Talking to children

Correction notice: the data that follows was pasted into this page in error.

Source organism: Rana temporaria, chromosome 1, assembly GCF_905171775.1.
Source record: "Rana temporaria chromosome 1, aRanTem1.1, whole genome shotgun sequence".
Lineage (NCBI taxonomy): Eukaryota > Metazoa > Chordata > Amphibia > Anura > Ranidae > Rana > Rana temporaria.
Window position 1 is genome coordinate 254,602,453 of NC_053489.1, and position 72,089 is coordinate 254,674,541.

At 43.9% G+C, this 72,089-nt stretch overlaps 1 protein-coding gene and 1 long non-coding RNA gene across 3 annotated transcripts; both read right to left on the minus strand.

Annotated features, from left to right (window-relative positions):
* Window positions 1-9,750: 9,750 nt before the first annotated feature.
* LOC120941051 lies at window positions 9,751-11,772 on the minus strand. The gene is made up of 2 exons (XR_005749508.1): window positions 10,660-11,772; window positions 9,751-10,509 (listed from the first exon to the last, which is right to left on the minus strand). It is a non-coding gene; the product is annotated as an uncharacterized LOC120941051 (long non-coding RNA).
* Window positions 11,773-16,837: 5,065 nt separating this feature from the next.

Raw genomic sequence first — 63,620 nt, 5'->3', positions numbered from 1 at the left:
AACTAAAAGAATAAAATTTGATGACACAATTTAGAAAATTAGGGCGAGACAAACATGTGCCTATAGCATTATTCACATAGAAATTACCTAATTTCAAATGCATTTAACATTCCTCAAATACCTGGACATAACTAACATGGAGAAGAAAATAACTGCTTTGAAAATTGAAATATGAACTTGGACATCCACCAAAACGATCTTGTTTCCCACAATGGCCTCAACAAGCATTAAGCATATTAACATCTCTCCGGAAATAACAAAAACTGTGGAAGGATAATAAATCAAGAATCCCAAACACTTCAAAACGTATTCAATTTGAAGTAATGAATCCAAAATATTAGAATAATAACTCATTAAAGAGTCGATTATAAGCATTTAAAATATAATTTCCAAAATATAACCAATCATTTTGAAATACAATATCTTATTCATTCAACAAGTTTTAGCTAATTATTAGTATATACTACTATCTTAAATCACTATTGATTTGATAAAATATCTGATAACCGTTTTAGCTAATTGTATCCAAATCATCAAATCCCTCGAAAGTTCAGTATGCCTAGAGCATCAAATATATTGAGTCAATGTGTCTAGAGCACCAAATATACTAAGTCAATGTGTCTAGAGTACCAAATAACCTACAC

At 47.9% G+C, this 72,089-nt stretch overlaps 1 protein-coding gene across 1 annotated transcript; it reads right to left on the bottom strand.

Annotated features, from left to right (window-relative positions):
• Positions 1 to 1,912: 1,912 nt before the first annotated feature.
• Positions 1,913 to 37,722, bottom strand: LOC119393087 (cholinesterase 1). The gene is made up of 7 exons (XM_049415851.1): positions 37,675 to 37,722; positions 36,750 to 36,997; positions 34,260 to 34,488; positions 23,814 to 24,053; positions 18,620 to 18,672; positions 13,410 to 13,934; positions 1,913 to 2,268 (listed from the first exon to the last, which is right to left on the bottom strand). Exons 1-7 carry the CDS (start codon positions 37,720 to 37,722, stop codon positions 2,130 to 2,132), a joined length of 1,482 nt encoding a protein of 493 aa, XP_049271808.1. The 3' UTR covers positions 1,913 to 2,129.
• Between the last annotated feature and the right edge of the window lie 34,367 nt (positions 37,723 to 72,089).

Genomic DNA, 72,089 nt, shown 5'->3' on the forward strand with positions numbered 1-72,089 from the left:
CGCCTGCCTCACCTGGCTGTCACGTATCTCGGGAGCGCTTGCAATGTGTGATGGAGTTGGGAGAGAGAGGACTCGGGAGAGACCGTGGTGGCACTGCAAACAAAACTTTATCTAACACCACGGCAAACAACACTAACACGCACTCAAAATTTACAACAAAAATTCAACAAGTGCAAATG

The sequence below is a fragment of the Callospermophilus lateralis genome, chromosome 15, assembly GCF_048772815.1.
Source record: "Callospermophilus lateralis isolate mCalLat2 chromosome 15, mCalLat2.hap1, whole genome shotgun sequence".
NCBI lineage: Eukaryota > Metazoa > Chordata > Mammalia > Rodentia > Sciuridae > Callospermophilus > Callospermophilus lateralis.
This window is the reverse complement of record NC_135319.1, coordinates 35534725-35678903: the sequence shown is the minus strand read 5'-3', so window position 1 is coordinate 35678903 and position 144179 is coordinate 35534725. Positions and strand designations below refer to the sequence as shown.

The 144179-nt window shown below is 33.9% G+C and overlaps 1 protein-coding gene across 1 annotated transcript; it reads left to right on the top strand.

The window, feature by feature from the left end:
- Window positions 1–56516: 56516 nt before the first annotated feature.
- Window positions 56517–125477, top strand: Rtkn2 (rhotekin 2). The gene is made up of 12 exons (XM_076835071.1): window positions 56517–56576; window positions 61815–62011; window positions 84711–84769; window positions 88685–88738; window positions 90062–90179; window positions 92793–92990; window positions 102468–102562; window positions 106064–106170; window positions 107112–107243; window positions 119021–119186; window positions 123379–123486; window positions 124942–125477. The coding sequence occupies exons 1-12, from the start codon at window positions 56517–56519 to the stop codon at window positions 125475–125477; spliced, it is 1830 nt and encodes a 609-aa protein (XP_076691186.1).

With three confirmed cases of children having coronavirus in Canada — as of this writing — parents’ concerns may be understandably heightened. One of the children affected in this country is in Alberta, the others are in New Brunswick and Ontario. But before parents let their fears spiral, it’s important to put the numbers in context. A recent scientific paper from JAMA, the Journal of the American Medical Association, found that of 72,314 cases of COVID-19 in China, where the pandemic has had its firmest grip so far, only one per cent or so were children aged nine years or younger, and roughly the same percentage were aged 10 to 19 years, and “no deaths occurred in the group aged nine years and younger.” As Infection Prevention and Control Canada says of the study in China, “Children made up 2.4 per cent of the cases and almost none was severely ill.” Still, it’s hard not to worry, and worried parents’ anxieties are often transmitted to their children. That’s why it’s important to talk to children about coronavirus and try to allay their fears as best we can. Norway’s prime minister, Erna Solberg, and the prime minister of Denmark, Mette Frederiksen, both held news conferences recently expressly for children, in order to answer their questions directly. (It’s an idea we’ve shared with the Prime Minister’s Office in Ottawa). During Solberg’s news conference with Norwegian kids, the questions included everything from why birthday parties had to be cancelled to queries about the prime minister’s own health. Children today are more plugged into the world than ever, and we need to give them accurate information — appropriate for their age group — so that they aren’t frightened further by the misinformation that is running rampant on the internet. “It has been special days . ... Many children think it is scary,” Solberg said, as reported by Reuters news service. “It is OK to be scared when so many things happen at the same time.” Experts say it’s as important not to minimize children’s fears as it is not to exacerbate them. Dr. Janine Hubbard, a psychologist in St. John’s, says one thing parents can do is remind their children that while people they know and love may get sick because of coronavirus, they can get better, too, just as they do when they catch a cold. “The biggest thing is letting them know that there are things they can do, there are things in their power and in their control to try to control things,” Hubbard says. “So, talking about the washing hands, talking about the sneezing and coughing into your sleeve, talking about making sure we’re keeping people safe.” Kids can also be told that scientists are busy working on a vaccine that will combat coronavirus — hopefully before too long. Knowledge is power.